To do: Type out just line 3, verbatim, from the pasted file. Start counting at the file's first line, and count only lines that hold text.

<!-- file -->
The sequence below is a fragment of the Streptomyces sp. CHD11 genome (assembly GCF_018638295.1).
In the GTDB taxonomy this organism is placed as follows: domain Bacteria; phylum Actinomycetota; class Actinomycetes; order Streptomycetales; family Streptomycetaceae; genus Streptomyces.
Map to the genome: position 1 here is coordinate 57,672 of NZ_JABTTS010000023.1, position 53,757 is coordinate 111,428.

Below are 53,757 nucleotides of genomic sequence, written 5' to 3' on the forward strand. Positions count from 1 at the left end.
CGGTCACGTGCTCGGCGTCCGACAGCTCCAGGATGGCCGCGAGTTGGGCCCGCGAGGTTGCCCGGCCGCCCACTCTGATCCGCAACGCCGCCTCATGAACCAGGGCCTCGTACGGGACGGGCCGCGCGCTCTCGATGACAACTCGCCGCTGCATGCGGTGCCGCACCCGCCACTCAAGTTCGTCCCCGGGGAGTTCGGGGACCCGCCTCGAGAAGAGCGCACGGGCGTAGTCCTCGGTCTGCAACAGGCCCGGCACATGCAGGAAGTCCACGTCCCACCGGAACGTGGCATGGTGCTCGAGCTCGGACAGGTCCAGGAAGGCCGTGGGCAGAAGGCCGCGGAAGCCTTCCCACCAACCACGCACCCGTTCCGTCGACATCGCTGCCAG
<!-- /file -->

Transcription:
Map to the genome: position 1 here is coordinate 57,672 of NZ_JABTTS010000023.1, position 53,757 is coordinate 111,428.